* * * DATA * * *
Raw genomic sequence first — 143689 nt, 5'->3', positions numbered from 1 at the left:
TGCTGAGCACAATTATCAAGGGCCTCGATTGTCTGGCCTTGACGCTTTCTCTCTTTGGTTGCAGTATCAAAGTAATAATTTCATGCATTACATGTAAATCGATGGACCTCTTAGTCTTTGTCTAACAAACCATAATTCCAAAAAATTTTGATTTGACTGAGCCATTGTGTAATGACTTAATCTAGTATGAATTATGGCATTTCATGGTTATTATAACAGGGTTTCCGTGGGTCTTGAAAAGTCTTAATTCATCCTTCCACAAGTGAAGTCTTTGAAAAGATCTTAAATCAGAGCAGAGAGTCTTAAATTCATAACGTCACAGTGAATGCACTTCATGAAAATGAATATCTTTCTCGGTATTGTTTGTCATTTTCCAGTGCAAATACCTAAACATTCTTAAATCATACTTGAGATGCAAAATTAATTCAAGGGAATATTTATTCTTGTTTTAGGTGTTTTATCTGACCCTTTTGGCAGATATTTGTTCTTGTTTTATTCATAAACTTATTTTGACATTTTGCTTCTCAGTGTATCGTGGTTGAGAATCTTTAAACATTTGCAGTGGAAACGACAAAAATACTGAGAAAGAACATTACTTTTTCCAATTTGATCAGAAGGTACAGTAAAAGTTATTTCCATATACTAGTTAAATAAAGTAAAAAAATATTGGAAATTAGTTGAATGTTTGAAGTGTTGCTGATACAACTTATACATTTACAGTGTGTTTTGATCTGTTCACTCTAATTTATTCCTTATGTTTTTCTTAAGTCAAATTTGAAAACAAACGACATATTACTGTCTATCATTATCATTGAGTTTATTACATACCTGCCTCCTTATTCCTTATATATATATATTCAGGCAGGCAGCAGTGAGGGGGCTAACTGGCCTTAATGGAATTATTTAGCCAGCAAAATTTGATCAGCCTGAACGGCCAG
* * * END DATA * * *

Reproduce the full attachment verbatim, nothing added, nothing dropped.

Raw genomic sequence first — 143689 nt, 5'->3', positions numbered from 1 at the left:
TGCTGAGCACAATTATCAAGGGCCTCGATTGTCTGGCCTTGACGCTTTCTCTCTTTGGTTGCAGTATCAAAGTAATAATTTCATGCATTACATGTAAATCGATGGACCTCTTAGTCTTTGTCTAACAAACCATAATTCCAAAAAATTTTGATTTGACTGAGCCATTGTGTAATGACTTAATCTAGTATGAATTATGGCATTTCATGGTTATTATAACAGGGTTTCCGTGGGTCTTGAAAAGTCTTAATTCATCCTTCCACAAGTGAAGTCTTTGAAAAGATCTTAAATCAGAGCAGAGAGTCTTAAATTCATAACGTCACAGTGAATGCACTTCATGAAAATGAATATCTTTCTCGGTATTGTTTGTCATTTTCCAGTGCAAATACCTAAACATTCTTAAATCATACTTGAGATGCAAAATTAATTCAAGGGAATATTTATTCTTGTTTTAGGTGTTTTATCTGACCCTTTTGGCAGATATTTGTTCTTGTTTTATTCATAAACTTATTTTGACATTTTGCTTCTCAGTGTATCGTGGTTGAGAATCTTTAAACATTTGCAGTGGAAACGACAAAAATACTGAGAAAGAACATTACTTTTTCCAATTTGATCAGAAGGTACAGTAAAAGTTATTTCCATATACTAGTTAAATAAAGTAAAAAAATATTGGAAATTAGTTGAATGTTTGAAGTGTTGCTGATACAACTTATACATTTACAGTGTGTTTTGATCTGTTCACTCTAATTTATTCCTTATGTTTTTCTTAAGTCAAATTTGAAAACAAACGACATATTACTGTCTATCATTATCATTGAGTTTATTACATACCTGCCTCCTTATTCCTTATATATATATATTCAGGCAGGCAGCAGTGAGGGGGCTAACTGGCCTTAATGGAATTATTTAGCCAGCAAAATTTGATCAGCCTGAACGGCCAG